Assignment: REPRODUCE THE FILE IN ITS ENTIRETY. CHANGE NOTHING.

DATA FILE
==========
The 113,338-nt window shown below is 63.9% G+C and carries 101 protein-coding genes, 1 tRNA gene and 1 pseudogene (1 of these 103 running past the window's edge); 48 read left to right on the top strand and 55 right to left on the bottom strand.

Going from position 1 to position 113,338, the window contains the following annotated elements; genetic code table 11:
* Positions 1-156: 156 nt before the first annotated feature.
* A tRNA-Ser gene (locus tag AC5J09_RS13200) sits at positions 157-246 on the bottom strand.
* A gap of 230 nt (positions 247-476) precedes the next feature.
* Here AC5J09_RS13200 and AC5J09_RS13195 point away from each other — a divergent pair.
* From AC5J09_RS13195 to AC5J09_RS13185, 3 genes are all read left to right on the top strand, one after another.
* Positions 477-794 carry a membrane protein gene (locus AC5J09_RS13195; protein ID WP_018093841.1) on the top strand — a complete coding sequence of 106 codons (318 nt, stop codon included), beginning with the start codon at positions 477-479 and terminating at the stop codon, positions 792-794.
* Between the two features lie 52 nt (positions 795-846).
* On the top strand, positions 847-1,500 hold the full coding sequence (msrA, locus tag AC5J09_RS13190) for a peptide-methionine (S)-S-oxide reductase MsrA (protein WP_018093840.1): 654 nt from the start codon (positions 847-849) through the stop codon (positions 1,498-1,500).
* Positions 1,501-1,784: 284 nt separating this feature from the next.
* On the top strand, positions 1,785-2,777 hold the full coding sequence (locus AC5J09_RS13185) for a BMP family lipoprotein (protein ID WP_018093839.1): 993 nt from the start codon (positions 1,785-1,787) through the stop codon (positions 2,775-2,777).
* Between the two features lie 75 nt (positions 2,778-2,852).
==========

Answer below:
The 113,338-nt window shown below is 63.9% G+C and carries 101 protein-coding genes, 1 tRNA gene and 1 pseudogene (1 of these 103 running past the window's edge); 48 read left to right on the top strand and 55 right to left on the bottom strand.

Going from position 1 to position 113,338, the window contains the following annotated elements; genetic code table 11:
* Positions 1-156: 156 nt before the first annotated feature.
* A tRNA-Ser gene (locus tag AC5J09_RS13200) sits at positions 157-246 on the bottom strand.
* A gap of 230 nt (positions 247-476) precedes the next feature.
* Here AC5J09_RS13200 and AC5J09_RS13195 point away from each other — a divergent pair.
* From AC5J09_RS13195 to AC5J09_RS13185, 3 genes are all read left to right on the top strand, one after another.
* Positions 477-794 carry a membrane protein gene (locus AC5J09_RS13195; protein ID WP_018093841.1) on the top strand — a complete coding sequence of 106 codons (318 nt, stop codon included), beginning with the start codon at positions 477-479 and terminating at the stop codon, positions 792-794.
* Between the two features lie 52 nt (positions 795-846).
* On the top strand, positions 847-1,500 hold the full coding sequence (msrA, locus tag AC5J09_RS13190) for a peptide-methionine (S)-S-oxide reductase MsrA (protein WP_018093840.1): 654 nt from the start codon (positions 847-849) through the stop codon (positions 1,498-1,500).
* Positions 1,501-1,784: 284 nt separating this feature from the next.
* On the top strand, positions 1,785-2,777 hold the full coding sequence (locus AC5J09_RS13185) for a BMP family lipoprotein (protein ID WP_018093839.1): 993 nt from the start codon (positions 1,785-1,787) through the stop codon (positions 2,775-2,777).
* Between the two features lie 75 nt (positions 2,778-2,852).